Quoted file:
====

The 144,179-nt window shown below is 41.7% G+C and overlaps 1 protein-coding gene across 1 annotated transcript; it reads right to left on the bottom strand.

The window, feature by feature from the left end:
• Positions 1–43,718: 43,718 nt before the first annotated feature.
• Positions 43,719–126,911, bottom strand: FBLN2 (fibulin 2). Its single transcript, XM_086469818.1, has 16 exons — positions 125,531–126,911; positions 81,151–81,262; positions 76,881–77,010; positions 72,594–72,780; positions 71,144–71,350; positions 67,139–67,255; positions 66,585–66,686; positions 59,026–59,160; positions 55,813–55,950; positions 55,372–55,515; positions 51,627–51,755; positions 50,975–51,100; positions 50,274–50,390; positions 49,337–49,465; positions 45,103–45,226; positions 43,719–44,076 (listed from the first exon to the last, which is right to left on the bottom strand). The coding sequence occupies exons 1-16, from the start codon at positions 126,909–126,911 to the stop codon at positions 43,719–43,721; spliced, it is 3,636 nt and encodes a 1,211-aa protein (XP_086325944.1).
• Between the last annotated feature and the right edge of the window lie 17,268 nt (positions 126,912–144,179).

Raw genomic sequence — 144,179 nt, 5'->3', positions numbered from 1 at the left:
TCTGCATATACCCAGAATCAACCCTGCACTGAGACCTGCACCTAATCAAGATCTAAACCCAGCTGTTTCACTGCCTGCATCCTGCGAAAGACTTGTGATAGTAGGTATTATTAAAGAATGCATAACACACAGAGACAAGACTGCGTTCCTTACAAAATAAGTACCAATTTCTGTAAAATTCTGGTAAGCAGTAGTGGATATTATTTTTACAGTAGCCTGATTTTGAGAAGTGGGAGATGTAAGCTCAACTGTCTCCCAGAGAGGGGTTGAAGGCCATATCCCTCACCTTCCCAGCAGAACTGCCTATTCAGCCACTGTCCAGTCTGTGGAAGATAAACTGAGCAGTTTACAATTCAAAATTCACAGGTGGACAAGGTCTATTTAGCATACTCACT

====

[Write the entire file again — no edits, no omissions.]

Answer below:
The 144,179-nt window shown below is 41.7% G+C and overlaps 1 protein-coding gene across 1 annotated transcript; it reads right to left on the bottom strand.

The window, feature by feature from the left end:
• Positions 1–43,718: 43,718 nt before the first annotated feature.
• Positions 43,719–126,911, bottom strand: FBLN2 (fibulin 2). Its single transcript, XM_086469818.1, has 16 exons — positions 125,531–126,911; positions 81,151–81,262; positions 76,881–77,010; positions 72,594–72,780; positions 71,144–71,350; positions 67,139–67,255; positions 66,585–66,686; positions 59,026–59,160; positions 55,813–55,950; positions 55,372–55,515; positions 51,627–51,755; positions 50,975–51,100; positions 50,274–50,390; positions 49,337–49,465; positions 45,103–45,226; positions 43,719–44,076 (listed from the first exon to the last, which is right to left on the bottom strand). The coding sequence occupies exons 1-16, from the start codon at positions 126,909–126,911 to the stop codon at positions 43,719–43,721; spliced, it is 3,636 nt and encodes a 1,211-aa protein (XP_086325944.1).
• Between the last annotated feature and the right edge of the window lie 17,268 nt (positions 126,912–144,179).

Raw genomic sequence — 144,179 nt, 5'->3', positions numbered from 1 at the left:
TCTGCATATACCCAGAATCAACCCTGCACTGAGACCTGCACCTAATCAAGATCTAAACCCAGCTGTTTCACTGCCTGCATCCTGCGAAAGACTTGTGATAGTAGGTATTATTAAAGAATGCATAACACACAGAGACAAGACTGCGTTCCTTACAAAATAAGTACCAATTTCTGTAAAATTCTGGTAAGCAGTAGTGGATATTATTTTTACAGTAGCCTGATTTTGAGAAGTGGGAGATGTAAGCTCAACTGTCTCCCAGAGAGGGGTTGAAGGCCATATCCCTCACCTTCCCAGCAGAACTGCCTATTCAGCCACTGTCCAGTCTGTGGAAGATAAACTGAGCAGTTTACAATTCAAAATTCACAGGTGGACAAGGTCTATTTAGCATACTCACT